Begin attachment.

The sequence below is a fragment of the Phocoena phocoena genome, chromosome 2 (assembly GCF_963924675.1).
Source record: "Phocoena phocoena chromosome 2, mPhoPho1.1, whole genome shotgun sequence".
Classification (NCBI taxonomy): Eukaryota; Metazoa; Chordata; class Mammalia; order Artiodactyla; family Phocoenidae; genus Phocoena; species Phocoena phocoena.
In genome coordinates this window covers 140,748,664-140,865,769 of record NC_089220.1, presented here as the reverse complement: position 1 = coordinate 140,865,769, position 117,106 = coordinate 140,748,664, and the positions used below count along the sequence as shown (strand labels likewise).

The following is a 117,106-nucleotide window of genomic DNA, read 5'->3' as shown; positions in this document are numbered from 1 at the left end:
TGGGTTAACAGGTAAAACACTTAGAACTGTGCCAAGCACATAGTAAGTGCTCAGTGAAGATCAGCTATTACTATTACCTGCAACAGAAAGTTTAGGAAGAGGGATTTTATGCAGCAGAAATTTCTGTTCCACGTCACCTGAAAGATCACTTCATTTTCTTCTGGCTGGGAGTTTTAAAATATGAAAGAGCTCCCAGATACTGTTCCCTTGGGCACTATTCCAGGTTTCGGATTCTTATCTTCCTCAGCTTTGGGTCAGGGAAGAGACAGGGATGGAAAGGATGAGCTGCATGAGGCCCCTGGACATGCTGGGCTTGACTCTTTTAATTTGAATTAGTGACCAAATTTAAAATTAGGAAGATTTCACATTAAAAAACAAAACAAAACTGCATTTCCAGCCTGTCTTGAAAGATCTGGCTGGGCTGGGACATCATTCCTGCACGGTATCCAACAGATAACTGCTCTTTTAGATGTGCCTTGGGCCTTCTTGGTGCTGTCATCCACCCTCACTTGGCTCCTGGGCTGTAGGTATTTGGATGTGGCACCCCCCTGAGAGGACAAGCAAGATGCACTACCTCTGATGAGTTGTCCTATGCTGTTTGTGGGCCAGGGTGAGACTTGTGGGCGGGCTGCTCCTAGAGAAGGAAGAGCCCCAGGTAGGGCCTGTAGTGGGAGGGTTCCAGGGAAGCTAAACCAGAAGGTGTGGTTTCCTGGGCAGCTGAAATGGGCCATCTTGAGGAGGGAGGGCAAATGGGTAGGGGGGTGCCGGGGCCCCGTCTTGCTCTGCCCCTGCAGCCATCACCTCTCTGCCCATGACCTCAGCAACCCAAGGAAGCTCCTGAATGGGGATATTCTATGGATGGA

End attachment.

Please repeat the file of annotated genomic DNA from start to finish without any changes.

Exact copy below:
The sequence below is a fragment of the Phocoena phocoena genome, chromosome 2 (assembly GCF_963924675.1).
Source record: "Phocoena phocoena chromosome 2, mPhoPho1.1, whole genome shotgun sequence".
Classification (NCBI taxonomy): Eukaryota; Metazoa; Chordata; class Mammalia; order Artiodactyla; family Phocoenidae; genus Phocoena; species Phocoena phocoena.
In genome coordinates this window covers 140,748,664-140,865,769 of record NC_089220.1, presented here as the reverse complement: position 1 = coordinate 140,865,769, position 117,106 = coordinate 140,748,664, and the positions used below count along the sequence as shown (strand labels likewise).

The following is a 117,106-nucleotide window of genomic DNA, read 5'->3' as shown; positions in this document are numbered from 1 at the left end:
TGGGTTAACAGGTAAAACACTTAGAACTGTGCCAAGCACATAGTAAGTGCTCAGTGAAGATCAGCTATTACTATTACCTGCAACAGAAAGTTTAGGAAGAGGGATTTTATGCAGCAGAAATTTCTGTTCCACGTCACCTGAAAGATCACTTCATTTTCTTCTGGCTGGGAGTTTTAAAATATGAAAGAGCTCCCAGATACTGTTCCCTTGGGCACTATTCCAGGTTTCGGATTCTTATCTTCCTCAGCTTTGGGTCAGGGAAGAGACAGGGATGGAAAGGATGAGCTGCATGAGGCCCCTGGACATGCTGGGCTTGACTCTTTTAATTTGAATTAGTGACCAAATTTAAAATTAGGAAGATTTCACATTAAAAAACAAAACAAAACTGCATTTCCAGCCTGTCTTGAAAGATCTGGCTGGGCTGGGACATCATTCCTGCACGGTATCCAACAGATAACTGCTCTTTTAGATGTGCCTTGGGCCTTCTTGGTGCTGTCATCCACCCTCACTTGGCTCCTGGGCTGTAGGTATTTGGATGTGGCACCCCCCTGAGAGGACAAGCAAGATGCACTACCTCTGATGAGTTGTCCTATGCTGTTTGTGGGCCAGGGTGAGACTTGTGGGCGGGCTGCTCCTAGAGAAGGAAGAGCCCCAGGTAGGGCCTGTAGTGGGAGGGTTCCAGGGAAGCTAAACCAGAAGGTGTGGTTTCCTGGGCAGCTGAAATGGGCCATCTTGAGGAGGGAGGGCAAATGGGTAGGGGGGTGCCGGGGCCCCGTCTTGCTCTGCCCCTGCAGCCATCACCTCTCTGCCCATGACCTCAGCAACCCAAGGAAGCTCCTGAATGGGGATATTCTATGGATGGA